Hard to believe Google’s wi-fi data capture was accidental, may or may not be illegal

With momentum building in many countries for investigations into potential privacy violations and other possible transgressions by Google related to its practice of capturing unencrypted wireless network traffic as a part of its Google Street View program, there are two aspects of particular interest here:  first, how credible is Google’s claim to have gathered and stored the data by mistake, and second, is the interception of such traffic illegal? The company simultaneously made itself look bad and perhaps provided evidence for its claim that the Street View cars weren’t intentionally gathering this data, when it posted a public statement on April 27 that said in part, “Google does not collect or store payload data” and then two weeks later corrected itself, saying it had in fact been collecting and storing that data all along. The company claims that the practice resulted from the mistaken inclusion of software code in the Street View program that captured not only wireless access point SSIDs and MAC addresses, but also any data transmitted in the clear by the access points it identified. Data protection authorities in some European countries have questioned Google’s explanation, and the Irish government went so far as to demand that Google delete all data it had collected in that country (the company complied with the demand). Whether you agree with the general justification Google offers for wanting to gather the location of active wireless access points, it’s hard to imagine any leading online services company wouldn’t immediately grasp the privacy sensitivity of capturing unencrypted wireless traffic from private homes and businesses. If, as Google says, the Street View project leaders did not want payload data, then even if leaving in the software code to capture that data was an oversight, you would think that someone might have noticed all the additional data coming back with the Street View cars, yet it appears this practice has gone on for a year or more. Google says it “grounded” its fleet as soon as it became aware of the problem — it’s the failure to become aware for a such protracted period of time that is hard to fathom.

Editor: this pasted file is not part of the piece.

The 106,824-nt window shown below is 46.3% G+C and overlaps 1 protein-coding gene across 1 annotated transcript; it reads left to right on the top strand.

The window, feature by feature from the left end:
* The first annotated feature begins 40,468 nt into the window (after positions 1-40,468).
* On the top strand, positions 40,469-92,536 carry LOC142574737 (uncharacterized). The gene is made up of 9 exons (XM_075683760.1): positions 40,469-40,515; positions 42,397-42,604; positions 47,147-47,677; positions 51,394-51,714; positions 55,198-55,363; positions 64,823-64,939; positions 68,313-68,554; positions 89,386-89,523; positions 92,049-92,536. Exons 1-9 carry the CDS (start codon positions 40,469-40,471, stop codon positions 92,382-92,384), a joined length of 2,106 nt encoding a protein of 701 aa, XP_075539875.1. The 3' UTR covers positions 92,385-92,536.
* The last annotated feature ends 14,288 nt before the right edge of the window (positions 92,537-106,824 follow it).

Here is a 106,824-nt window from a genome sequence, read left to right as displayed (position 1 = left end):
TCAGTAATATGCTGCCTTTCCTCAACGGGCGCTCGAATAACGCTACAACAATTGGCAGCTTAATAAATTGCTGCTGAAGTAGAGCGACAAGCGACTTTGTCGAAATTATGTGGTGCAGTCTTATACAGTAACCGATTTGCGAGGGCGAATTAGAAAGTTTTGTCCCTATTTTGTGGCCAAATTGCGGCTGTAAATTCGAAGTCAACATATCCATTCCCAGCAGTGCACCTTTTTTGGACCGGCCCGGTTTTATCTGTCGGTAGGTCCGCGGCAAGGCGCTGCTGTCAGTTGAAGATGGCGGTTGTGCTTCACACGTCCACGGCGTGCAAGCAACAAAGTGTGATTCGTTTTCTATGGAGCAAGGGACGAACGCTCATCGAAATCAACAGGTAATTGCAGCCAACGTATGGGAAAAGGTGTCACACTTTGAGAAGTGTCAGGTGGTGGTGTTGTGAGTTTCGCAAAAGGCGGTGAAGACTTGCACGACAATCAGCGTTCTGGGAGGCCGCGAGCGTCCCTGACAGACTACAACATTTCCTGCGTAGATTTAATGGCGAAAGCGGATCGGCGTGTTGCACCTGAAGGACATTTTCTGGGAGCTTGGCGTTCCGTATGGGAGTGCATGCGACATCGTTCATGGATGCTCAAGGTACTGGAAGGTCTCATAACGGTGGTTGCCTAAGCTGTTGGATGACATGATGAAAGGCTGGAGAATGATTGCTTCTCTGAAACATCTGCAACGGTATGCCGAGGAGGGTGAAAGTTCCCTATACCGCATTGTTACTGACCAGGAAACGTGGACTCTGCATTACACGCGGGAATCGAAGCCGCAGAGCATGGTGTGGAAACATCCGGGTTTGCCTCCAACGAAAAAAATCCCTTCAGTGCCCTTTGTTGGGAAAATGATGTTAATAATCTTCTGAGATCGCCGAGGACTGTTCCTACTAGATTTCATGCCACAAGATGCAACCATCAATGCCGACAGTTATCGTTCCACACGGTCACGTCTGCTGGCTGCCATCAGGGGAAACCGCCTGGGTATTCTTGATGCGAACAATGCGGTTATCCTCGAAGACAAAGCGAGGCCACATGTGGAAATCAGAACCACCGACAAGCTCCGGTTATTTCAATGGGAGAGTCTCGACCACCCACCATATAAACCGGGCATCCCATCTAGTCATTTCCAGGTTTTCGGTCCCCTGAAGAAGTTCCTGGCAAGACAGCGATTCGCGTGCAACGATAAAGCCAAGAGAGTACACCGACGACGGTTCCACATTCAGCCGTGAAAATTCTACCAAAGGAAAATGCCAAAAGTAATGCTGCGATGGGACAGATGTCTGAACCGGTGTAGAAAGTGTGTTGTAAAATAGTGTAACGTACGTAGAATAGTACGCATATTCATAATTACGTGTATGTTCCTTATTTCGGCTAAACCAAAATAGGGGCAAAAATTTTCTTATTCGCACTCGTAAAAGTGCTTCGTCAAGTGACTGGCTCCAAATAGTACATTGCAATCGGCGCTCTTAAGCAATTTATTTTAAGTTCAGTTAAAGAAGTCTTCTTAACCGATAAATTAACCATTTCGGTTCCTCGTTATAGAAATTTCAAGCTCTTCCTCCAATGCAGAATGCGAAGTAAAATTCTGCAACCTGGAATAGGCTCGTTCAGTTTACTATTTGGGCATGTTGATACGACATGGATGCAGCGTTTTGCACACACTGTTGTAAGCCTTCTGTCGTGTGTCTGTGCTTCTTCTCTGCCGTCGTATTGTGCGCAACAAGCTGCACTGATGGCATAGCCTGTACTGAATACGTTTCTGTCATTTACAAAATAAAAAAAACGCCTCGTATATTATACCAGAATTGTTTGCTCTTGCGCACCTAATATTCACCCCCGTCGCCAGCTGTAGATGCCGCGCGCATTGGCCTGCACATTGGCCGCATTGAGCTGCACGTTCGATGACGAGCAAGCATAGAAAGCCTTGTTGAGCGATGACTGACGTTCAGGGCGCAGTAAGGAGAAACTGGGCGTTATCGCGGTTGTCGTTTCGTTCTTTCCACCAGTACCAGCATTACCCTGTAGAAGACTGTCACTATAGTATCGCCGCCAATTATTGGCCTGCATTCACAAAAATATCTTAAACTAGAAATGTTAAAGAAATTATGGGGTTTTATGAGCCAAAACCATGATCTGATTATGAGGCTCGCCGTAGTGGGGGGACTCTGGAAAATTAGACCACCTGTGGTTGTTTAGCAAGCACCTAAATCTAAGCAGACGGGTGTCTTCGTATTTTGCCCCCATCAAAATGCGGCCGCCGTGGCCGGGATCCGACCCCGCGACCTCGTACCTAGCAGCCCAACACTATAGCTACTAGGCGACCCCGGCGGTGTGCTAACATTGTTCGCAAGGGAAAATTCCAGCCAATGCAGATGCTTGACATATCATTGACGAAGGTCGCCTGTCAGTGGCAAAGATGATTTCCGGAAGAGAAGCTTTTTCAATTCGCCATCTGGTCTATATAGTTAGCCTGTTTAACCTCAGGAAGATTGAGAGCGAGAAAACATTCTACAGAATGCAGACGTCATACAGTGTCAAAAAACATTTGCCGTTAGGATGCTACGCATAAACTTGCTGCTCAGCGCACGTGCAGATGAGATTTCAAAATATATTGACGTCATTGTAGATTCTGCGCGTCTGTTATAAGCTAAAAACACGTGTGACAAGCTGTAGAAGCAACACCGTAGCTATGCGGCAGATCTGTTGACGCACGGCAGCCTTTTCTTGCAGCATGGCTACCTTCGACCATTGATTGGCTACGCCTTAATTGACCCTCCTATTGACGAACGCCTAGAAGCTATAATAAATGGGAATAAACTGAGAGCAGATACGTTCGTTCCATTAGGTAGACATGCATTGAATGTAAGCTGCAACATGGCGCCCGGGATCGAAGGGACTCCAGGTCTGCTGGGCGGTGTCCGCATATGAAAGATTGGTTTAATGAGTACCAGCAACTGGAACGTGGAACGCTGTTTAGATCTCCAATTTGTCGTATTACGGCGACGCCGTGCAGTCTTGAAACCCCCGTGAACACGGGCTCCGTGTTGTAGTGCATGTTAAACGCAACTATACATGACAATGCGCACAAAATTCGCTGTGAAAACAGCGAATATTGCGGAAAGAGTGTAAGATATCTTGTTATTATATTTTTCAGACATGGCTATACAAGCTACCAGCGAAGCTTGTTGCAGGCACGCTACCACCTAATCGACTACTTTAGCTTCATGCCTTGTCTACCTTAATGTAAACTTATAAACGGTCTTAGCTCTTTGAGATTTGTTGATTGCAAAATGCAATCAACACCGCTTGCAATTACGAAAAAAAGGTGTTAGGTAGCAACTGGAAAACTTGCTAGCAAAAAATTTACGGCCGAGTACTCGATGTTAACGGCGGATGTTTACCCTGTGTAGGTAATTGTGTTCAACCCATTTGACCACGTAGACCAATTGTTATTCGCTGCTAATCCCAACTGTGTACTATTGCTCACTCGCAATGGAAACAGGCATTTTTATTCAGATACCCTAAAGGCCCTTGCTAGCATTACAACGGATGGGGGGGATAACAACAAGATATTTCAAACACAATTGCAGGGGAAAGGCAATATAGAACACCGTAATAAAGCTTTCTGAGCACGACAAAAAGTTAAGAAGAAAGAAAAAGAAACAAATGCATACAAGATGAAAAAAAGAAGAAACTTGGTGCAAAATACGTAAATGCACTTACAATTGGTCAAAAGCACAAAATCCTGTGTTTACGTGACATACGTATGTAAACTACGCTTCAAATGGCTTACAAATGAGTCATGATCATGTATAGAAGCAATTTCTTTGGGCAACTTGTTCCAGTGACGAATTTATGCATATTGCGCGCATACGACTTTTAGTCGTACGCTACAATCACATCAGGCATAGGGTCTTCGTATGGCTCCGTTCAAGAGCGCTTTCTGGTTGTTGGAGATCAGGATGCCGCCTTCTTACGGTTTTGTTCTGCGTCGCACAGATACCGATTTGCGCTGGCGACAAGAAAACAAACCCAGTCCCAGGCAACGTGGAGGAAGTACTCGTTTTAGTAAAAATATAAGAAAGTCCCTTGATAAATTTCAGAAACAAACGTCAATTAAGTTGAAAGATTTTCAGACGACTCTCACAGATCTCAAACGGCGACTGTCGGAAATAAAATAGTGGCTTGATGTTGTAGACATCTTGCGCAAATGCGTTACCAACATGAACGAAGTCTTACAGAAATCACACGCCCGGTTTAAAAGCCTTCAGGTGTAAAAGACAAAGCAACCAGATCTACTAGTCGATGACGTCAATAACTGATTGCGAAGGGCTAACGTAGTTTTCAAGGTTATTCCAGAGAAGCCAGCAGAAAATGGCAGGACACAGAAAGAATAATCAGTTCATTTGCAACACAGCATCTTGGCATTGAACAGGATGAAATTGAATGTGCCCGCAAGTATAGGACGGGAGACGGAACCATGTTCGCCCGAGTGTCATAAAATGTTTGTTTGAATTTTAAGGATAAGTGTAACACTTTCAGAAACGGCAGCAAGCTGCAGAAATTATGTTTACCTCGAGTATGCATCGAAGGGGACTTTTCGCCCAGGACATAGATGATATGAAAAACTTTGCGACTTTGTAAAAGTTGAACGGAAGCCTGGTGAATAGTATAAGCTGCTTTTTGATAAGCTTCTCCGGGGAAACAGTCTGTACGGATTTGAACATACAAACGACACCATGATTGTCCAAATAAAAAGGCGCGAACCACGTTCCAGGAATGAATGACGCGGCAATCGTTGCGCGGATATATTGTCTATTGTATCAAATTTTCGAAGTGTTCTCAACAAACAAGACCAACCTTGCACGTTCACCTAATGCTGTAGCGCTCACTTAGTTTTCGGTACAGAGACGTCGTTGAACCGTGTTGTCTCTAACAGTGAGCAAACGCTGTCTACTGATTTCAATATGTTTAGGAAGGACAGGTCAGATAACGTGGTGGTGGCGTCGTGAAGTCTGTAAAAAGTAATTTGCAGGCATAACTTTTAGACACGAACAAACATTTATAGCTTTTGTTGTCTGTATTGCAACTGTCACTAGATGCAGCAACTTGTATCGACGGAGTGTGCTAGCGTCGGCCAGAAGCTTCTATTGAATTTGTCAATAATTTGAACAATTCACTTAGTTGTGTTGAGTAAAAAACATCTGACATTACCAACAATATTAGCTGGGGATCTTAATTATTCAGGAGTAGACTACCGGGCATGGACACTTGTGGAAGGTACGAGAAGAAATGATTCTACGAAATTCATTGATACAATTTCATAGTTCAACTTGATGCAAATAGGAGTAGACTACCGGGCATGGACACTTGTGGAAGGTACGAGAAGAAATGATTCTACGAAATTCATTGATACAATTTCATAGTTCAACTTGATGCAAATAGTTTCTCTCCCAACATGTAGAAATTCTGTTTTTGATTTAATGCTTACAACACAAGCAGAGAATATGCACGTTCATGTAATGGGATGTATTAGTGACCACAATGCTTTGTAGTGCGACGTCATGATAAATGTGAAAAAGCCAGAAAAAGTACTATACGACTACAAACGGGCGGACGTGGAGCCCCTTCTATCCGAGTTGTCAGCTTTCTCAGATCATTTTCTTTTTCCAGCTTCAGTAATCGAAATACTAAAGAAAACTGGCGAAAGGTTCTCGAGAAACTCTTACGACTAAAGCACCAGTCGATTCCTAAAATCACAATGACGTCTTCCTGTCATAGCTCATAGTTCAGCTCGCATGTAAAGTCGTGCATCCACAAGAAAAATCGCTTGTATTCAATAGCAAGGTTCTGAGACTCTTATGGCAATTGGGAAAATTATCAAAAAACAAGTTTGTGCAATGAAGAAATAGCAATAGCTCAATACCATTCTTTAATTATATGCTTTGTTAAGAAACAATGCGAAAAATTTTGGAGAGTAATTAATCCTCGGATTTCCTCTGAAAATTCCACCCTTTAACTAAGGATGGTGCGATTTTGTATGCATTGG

In terms of consequences, the legal prospects for Google in any investigations of its actions in this matter are, as might be expected, very different in the European Community and the United States. Government authorities in several European countries have announced their intention to open investigations into the Street View program and its data collection practices. The general consensus, echoed by the U.K. Information Commissioner quoted in a story last week, is that Google appears to be in violation of the European Union’s Data Protection Act (Directive 95/46/EC), which restricts the collection or processing of personal data without prior consent, and possibly of the EU’s Directive on Privacy and Electronic Communications (2002/58/EC). The excuse generally offered by Google has been that because the data was unencrypted and broadcast outside the confines of the homes or other buildings where the access points are located, the transmissions were “public” and therefore not subject to the data protection rules on personal data. A secondary line of defense might be that the collection of this data was unintentional, so no consent was sought because there was no plan to collect or use the data. It seems likely Google might offer to delete data it already has on hand, much as it agreed to do when asked by Irish authorities. These legal defenses would likely be put forth in the U.S. as well, where the most relevant law would seem to be the Electronic Communications Privacy Act. The statutory language in this law prohibits intentional interception or use of wire, oral, or electronic communications (18 U.S.C. §2511), so it’s not hard to imagine an argument in a U.S. court that since Google’s actions were unintentional, no violation of the law occurred. Legally, this line of reasoning would likely come down to semantic interpretations of “intentional” and “accidental”; it is undisputed that the traffic was captured because the Street View program included software code designed to do exactly that, so it’s not as if the data capture resulted from some sort of spectrum conflict or other unforeseeable situation. To the extent Google’s actions infringe on individual privacy, the data collection might be portrayed as contrary to the company’s current privacy policy, which if true might constitute unfair or deceptive trade practices under the authority of the Federal Trade Commission Act (15 U.S.C. §45). The current privacy page for Google Street View emphasizes that all the images Google collects are public, but there is no mention of any wireless network detection. To see how this actually plays out, in courtroom settings or in negotiations obviating the need for lawsuits, we will need to watch the way the investigations unfold, but a good indication of the legal avenues likely to be pursued in the U.S. are detailed in a letter sent last week from the Electronic Privacy Information Center (EPIC) to the chairman of the Federal Communications Commission, suggesting that Google’s actions are clearly in violation of federal wiretapping laws.

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